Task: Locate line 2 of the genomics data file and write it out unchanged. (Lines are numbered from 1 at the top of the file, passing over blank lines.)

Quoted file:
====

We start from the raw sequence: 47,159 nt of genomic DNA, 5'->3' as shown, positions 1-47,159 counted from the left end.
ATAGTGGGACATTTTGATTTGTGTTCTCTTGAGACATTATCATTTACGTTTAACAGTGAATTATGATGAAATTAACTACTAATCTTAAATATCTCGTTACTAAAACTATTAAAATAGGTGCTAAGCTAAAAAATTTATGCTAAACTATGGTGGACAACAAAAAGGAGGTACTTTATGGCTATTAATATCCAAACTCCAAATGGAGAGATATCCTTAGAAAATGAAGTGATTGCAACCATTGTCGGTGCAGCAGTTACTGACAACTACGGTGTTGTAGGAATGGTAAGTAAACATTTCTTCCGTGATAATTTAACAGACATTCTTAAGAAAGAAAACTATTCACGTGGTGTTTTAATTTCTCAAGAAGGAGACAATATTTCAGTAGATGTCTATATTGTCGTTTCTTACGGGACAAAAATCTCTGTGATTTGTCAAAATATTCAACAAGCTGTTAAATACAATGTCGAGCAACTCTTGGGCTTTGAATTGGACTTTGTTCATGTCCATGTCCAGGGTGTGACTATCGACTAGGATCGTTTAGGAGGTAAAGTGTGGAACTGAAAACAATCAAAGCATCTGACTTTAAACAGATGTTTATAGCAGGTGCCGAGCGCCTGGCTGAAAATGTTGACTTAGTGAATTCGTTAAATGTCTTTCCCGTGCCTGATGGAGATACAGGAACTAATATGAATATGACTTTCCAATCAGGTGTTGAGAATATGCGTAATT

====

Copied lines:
ATAGTGGGACATTTTGATTTGTGTTCTCTTGAGACATTATCATTTACGTTTAACAGTGAATTATGATGAAATTAACTACTAATCTTAAATATCTCGTTACTAAAACTATTAAAATAGGTGCTAAGCTAAAAAATTTATGCTAAACTATGGTGGACAACAAAAAGGAGGTACTTTATGGCTATTAATATCCAAACTCCAAATGGAGAGATATCCTTAGAAAATGAAGTGATTGCAACCATTGTCGGTGCAGCAGTTACTGACAACTACGGTGTTGTAGGAATGGTAAGTAAACATTTCTTCCGTGATAATTTAACAGACATTCTTAAGAAAGAAAACTATTCACGTGGTGTTTTAATTTCTCAAGAAGGAGACAATATTTCAGTAGATGTCTATATTGTCGTTTCTTACGGGACAAAAATCTCTGTGATTTGTCAAAATATTCAACAAGCTGTTAAATACAATGTCGAGCAACTCTTGGGCTTTGAATTGGACTTTGTTCATGTCCATGTCCAGGGTGTGACTATCGACTAGGATCGTTTAGGAGGTAAAGTGTGGAACTGAAAACAATCAAAGCATCTGACTTTAAACAGATGTTTATAGCAGGTGCCGAGCGCCTGGCTGAAAATGTTGACTTAGTGAATTCGTTAAATGTCTTTCCCGTGCCTGATGGAGATACAGGAACTAATATGAATATGACTTTCCAATCAGGTGTTGAGAATATGCGTAATT